# Example: Localized Hole: N2+¶

Download ModStPot_N2+.run

#! /bin/sh

# This calculation illustrates:

# - How to specify the net total charge on a molecule
# - How to enforce breaking the symmetry that is present in the start-up
#   situation, in this case to localize a hole in the electron density on one of
#   the two equivalent atoms.
# - How to prevent the scf from oscillating back and forth between the two
#   equivalent situations or from even restoring the unwanted symmetry

\$AMSBIN/ams <<eor
System
Atoms
N 0 0  -2.0
N 0 0   2.0
End
Charge 1
End

Task SinglePoint

Engine ADF
Title N2+ hole localization
IrrepOccupations
sigma 3 // 1 0 1
pi    2 // 2
End

ModifyStartPotential
N/1    0.5   0.5
N/2      4   1
End

Basis
Type DZP
Core Small
CreateOutput Yes
End

SCF
DIIS
ok 0.5
End
End
Unrestricted Yes
SpinPolarization 1

Relativity
Level None
End

Symmetry C(lin)
EndEngine
eor

# The purpose of this run is to compute the N2+ ion, with the hole localized on
# one of the atoms. In a very small system like N2+ this is a tricky thing to
# do. The program has a tendency towards the symmetric solution, with the hole
# delocalized. A few trial runs, just putting a net +1 charge into the system,
# will reveal that clearly.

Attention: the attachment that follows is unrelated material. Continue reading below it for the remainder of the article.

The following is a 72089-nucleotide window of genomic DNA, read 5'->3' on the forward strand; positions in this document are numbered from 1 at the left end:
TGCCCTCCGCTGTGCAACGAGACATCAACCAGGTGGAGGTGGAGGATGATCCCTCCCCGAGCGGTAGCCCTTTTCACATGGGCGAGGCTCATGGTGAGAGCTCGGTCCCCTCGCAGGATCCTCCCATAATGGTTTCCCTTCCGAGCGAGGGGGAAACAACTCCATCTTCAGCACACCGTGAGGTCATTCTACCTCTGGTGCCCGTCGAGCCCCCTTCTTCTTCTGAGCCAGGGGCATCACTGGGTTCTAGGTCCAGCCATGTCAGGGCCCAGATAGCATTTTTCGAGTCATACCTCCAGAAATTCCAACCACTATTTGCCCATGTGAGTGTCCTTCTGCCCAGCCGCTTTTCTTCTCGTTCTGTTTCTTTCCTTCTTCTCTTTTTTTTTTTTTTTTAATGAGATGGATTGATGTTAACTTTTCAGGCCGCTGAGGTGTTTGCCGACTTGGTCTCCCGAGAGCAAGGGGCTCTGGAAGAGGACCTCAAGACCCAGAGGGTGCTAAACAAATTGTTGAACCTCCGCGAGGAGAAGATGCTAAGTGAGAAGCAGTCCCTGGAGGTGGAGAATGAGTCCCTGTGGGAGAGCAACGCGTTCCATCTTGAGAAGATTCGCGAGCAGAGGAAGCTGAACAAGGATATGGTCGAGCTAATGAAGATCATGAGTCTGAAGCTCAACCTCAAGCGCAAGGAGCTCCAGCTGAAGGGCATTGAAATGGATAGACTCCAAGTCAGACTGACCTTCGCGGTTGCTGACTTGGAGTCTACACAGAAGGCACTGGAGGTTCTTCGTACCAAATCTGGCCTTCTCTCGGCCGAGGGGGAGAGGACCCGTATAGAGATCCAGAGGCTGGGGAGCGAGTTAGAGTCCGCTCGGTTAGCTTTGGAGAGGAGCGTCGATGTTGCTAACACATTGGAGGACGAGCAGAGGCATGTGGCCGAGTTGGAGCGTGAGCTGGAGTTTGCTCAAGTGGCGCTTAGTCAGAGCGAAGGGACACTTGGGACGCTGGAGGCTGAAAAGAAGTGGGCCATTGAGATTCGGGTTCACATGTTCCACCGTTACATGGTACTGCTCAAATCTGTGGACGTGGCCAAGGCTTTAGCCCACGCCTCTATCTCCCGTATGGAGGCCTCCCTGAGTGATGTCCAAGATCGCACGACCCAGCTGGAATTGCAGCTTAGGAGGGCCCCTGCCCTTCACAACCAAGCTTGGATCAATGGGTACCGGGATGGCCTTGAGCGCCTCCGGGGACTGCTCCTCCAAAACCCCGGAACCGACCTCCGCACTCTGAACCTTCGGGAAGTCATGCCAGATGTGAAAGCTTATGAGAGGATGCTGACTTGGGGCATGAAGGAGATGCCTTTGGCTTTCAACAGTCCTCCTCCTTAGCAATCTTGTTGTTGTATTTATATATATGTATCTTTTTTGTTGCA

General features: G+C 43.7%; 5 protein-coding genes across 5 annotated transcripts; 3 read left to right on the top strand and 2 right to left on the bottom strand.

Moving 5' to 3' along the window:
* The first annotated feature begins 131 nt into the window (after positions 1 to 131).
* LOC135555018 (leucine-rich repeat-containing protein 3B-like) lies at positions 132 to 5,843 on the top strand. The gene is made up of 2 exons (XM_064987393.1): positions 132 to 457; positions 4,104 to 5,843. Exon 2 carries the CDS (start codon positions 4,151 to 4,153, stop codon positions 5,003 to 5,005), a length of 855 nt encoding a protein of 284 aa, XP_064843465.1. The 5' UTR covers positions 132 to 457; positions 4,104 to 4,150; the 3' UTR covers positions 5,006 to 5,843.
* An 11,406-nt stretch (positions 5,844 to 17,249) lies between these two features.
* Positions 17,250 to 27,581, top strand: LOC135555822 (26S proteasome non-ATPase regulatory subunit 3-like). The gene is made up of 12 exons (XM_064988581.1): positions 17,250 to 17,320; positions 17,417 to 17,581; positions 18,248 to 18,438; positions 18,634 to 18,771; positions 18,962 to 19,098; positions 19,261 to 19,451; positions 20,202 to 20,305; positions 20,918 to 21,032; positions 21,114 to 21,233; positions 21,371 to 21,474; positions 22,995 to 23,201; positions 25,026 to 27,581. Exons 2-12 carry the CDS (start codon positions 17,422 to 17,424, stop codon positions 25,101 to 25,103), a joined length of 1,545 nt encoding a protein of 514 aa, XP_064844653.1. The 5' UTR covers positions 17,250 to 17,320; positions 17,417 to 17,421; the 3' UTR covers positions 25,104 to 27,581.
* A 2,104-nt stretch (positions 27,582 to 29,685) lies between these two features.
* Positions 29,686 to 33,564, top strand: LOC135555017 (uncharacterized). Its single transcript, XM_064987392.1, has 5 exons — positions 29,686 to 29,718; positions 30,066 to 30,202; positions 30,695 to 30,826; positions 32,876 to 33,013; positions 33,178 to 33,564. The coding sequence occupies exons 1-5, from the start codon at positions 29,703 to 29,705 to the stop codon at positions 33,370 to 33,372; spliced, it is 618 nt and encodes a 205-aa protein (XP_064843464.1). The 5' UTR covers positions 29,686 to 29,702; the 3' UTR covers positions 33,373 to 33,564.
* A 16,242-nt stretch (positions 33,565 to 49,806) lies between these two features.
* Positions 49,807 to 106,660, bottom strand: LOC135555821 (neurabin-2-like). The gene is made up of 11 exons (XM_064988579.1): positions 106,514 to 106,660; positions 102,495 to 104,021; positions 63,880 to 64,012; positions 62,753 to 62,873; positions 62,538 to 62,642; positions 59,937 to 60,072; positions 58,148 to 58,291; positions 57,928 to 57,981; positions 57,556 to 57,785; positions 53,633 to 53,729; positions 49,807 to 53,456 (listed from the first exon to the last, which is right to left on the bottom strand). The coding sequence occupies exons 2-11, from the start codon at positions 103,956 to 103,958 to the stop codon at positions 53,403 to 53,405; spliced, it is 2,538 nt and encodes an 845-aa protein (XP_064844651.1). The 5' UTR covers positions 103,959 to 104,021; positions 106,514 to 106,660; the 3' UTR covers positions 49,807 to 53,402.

# To achieve the desired situation we apply the key modifystartpotential to
# break the symmetry of the initial potential. A potential is generated as if
# the electronic cloud in the second N fragment is spin-polarized in a ratio 4:1
# (this precise value is not very relevant), which achieves that initially a
# non-symmetric solution is obtained. The symmetry must be specified, lest the
# program determine and use the higher symmetry from the nuclear frame. This
# would prevent any symmetry breaking altogether.

# Next, in order to prevent that the system relaxes to the symmetric situation,
# we apply the keeporbitals option of the occupations key. This fixes the
# occupied orbitals in the sense that in each scf cycle the program will try to
# keep the electrons in orbitals that resemble the previously occupied orbitals
# as much as possible.

# The key modifystartpotential here demonstrated has a more relevant and less
# unstable application in larger systems. See the User's Guide for references.